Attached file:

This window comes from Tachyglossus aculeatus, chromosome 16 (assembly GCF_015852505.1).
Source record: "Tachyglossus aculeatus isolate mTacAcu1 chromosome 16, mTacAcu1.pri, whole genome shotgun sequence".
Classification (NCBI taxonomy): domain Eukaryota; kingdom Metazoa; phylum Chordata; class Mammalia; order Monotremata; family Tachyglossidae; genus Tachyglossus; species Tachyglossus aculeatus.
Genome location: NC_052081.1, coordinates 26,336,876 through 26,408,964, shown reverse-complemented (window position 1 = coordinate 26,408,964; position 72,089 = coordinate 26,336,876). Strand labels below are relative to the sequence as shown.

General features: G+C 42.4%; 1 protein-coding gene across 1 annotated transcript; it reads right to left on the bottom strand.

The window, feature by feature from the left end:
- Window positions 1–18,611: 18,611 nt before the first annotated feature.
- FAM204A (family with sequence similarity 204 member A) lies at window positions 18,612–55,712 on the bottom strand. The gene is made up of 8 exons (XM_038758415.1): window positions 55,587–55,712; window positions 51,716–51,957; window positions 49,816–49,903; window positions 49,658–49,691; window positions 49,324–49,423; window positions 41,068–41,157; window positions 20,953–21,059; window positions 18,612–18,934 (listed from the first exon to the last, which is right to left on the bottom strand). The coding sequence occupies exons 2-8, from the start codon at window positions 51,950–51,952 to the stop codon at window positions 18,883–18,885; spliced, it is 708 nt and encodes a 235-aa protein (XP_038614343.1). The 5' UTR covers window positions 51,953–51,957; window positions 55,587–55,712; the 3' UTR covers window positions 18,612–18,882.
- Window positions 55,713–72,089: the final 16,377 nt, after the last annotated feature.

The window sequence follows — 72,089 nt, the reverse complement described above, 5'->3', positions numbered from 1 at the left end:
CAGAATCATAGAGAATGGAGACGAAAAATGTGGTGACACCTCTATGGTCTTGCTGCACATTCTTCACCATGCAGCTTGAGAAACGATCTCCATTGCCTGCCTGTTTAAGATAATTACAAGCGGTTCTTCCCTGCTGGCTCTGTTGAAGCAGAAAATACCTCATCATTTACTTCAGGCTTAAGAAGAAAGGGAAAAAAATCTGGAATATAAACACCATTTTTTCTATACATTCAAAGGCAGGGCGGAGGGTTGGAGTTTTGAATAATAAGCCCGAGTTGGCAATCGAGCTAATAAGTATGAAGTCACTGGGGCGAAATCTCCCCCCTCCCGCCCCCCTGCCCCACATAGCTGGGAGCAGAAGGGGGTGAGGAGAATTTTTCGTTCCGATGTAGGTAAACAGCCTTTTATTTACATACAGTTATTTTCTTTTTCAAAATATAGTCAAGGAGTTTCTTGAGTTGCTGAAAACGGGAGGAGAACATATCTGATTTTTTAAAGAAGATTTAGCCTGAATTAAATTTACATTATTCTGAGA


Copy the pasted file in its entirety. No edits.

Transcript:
This window comes from Tachyglossus aculeatus, chromosome 16 (assembly GCF_015852505.1).
Source record: "Tachyglossus aculeatus isolate mTacAcu1 chromosome 16, mTacAcu1.pri, whole genome shotgun sequence".
Classification (NCBI taxonomy): domain Eukaryota; kingdom Metazoa; phylum Chordata; class Mammalia; order Monotremata; family Tachyglossidae; genus Tachyglossus; species Tachyglossus aculeatus.
Genome location: NC_052081.1, coordinates 26,336,876 through 26,408,964, shown reverse-complemented (window position 1 = coordinate 26,408,964; position 72,089 = coordinate 26,336,876). Strand labels below are relative to the sequence as shown.

General features: G+C 42.4%; 1 protein-coding gene across 1 annotated transcript; it reads right to left on the bottom strand.

The window, feature by feature from the left end:
- Window positions 1–18,611: 18,611 nt before the first annotated feature.
- FAM204A (family with sequence similarity 204 member A) lies at window positions 18,612–55,712 on the bottom strand. The gene is made up of 8 exons (XM_038758415.1): window positions 55,587–55,712; window positions 51,716–51,957; window positions 49,816–49,903; window positions 49,658–49,691; window positions 49,324–49,423; window positions 41,068–41,157; window positions 20,953–21,059; window positions 18,612–18,934 (listed from the first exon to the last, which is right to left on the bottom strand). The coding sequence occupies exons 2-8, from the start codon at window positions 51,950–51,952 to the stop codon at window positions 18,883–18,885; spliced, it is 708 nt and encodes a 235-aa protein (XP_038614343.1). The 5' UTR covers window positions 51,953–51,957; window positions 55,587–55,712; the 3' UTR covers window positions 18,612–18,882.
- Window positions 55,713–72,089: the final 16,377 nt, after the last annotated feature.

The window sequence follows — 72,089 nt, the reverse complement described above, 5'->3', positions numbered from 1 at the left end:
CAGAATCATAGAGAATGGAGACGAAAAATGTGGTGACACCTCTATGGTCTTGCTGCACATTCTTCACCATGCAGCTTGAGAAACGATCTCCATTGCCTGCCTGTTTAAGATAATTACAAGCGGTTCTTCCCTGCTGGCTCTGTTGAAGCAGAAAATACCTCATCATTTACTTCAGGCTTAAGAAGAAAGGGAAAAAAATCTGGAATATAAACACCATTTTTTCTATACATTCAAAGGCAGGGCGGAGGGTTGGAGTTTTGAATAATAAGCCCGAGTTGGCAATCGAGCTAATAAGTATGAAGTCACTGGGGCGAAATCTCCCCCCTCCCGCCCCCCTGCCCCACATAGCTGGGAGCAGAAGGGGGTGAGGAGAATTTTTCGTTCCGATGTAGGTAAACAGCCTTTTATTTACATACAGTTATTTTCTTTTTCAAAATATAGTCAAGGAGTTTCTTGAGTTGCTGAAAACGGGAGGAGAACATATCTGATTTTTTAAAGAAGATTTAGCCTGAATTAAATTTACATTATTCTGAGA